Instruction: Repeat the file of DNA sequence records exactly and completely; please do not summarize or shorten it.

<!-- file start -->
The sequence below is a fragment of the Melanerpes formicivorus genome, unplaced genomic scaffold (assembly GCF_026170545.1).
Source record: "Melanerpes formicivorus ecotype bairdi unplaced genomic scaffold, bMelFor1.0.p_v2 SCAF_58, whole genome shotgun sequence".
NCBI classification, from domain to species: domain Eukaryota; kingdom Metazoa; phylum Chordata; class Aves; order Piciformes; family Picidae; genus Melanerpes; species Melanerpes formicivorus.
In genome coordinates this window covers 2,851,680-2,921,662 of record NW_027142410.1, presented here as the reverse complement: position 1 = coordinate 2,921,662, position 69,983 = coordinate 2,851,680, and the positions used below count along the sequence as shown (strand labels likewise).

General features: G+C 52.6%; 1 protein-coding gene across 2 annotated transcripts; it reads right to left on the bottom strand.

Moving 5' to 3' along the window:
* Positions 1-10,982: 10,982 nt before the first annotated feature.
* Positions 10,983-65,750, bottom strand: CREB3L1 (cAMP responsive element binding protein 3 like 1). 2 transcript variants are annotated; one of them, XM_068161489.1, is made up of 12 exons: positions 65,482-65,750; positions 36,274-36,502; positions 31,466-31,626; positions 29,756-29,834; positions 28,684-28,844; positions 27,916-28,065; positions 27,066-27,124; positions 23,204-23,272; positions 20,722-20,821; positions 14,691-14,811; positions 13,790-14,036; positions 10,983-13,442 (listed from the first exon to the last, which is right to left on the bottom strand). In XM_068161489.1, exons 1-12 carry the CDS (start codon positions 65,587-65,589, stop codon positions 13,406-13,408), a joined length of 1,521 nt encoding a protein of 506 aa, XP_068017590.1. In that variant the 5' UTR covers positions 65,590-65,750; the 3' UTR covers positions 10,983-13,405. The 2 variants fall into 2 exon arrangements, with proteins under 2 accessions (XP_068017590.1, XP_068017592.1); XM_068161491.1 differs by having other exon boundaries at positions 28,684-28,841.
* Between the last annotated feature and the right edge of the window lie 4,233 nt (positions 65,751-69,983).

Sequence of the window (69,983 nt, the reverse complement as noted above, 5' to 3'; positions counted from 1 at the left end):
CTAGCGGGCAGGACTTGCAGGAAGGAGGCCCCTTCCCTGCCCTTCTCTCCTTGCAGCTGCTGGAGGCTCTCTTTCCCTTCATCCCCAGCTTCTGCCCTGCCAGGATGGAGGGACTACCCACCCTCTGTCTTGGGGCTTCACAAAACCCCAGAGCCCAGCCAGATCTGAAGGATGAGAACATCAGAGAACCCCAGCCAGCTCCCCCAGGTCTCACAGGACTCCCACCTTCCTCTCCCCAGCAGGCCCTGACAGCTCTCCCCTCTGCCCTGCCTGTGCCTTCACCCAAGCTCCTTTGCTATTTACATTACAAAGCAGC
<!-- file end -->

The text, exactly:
The sequence below is a fragment of the Melanerpes formicivorus genome, unplaced genomic scaffold (assembly GCF_026170545.1).
Source record: "Melanerpes formicivorus ecotype bairdi unplaced genomic scaffold, bMelFor1.0.p_v2 SCAF_58, whole genome shotgun sequence".
NCBI classification, from domain to species: domain Eukaryota; kingdom Metazoa; phylum Chordata; class Aves; order Piciformes; family Picidae; genus Melanerpes; species Melanerpes formicivorus.
In genome coordinates this window covers 2,851,680-2,921,662 of record NW_027142410.1, presented here as the reverse complement: position 1 = coordinate 2,921,662, position 69,983 = coordinate 2,851,680, and the positions used below count along the sequence as shown (strand labels likewise).

General features: G+C 52.6%; 1 protein-coding gene across 2 annotated transcripts; it reads right to left on the bottom strand.

Moving 5' to 3' along the window:
* Positions 1-10,982: 10,982 nt before the first annotated feature.
* Positions 10,983-65,750, bottom strand: CREB3L1 (cAMP responsive element binding protein 3 like 1). 2 transcript variants are annotated; one of them, XM_068161489.1, is made up of 12 exons: positions 65,482-65,750; positions 36,274-36,502; positions 31,466-31,626; positions 29,756-29,834; positions 28,684-28,844; positions 27,916-28,065; positions 27,066-27,124; positions 23,204-23,272; positions 20,722-20,821; positions 14,691-14,811; positions 13,790-14,036; positions 10,983-13,442 (listed from the first exon to the last, which is right to left on the bottom strand). In XM_068161489.1, exons 1-12 carry the CDS (start codon positions 65,587-65,589, stop codon positions 13,406-13,408), a joined length of 1,521 nt encoding a protein of 506 aa, XP_068017590.1. In that variant the 5' UTR covers positions 65,590-65,750; the 3' UTR covers positions 10,983-13,405. The 2 variants fall into 2 exon arrangements, with proteins under 2 accessions (XP_068017590.1, XP_068017592.1); XM_068161491.1 differs by having other exon boundaries at positions 28,684-28,841.
* Between the last annotated feature and the right edge of the window lie 4,233 nt (positions 65,751-69,983).

Sequence of the window (69,983 nt, the reverse complement as noted above, 5' to 3'; positions counted from 1 at the left end):
CTAGCGGGCAGGACTTGCAGGAAGGAGGCCCCTTCCCTGCCCTTCTCTCCTTGCAGCTGCTGGAGGCTCTCTTTCCCTTCATCCCCAGCTTCTGCCCTGCCAGGATGGAGGGACTACCCACCCTCTGTCTTGGGGCTTCACAAAACCCCAGAGCCCAGCCAGATCTGAAGGATGAGAACATCAGAGAACCCCAGCCAGCTCCCCCAGGTCTCACAGGACTCCCACCTTCCTCTCCCCAGCAGGCCCTGACAGCTCTCCCCTCTGCCCTGCCTGTGCCTTCACCCAAGCTCCTTTGCTATTTACATTACAAAGCAGC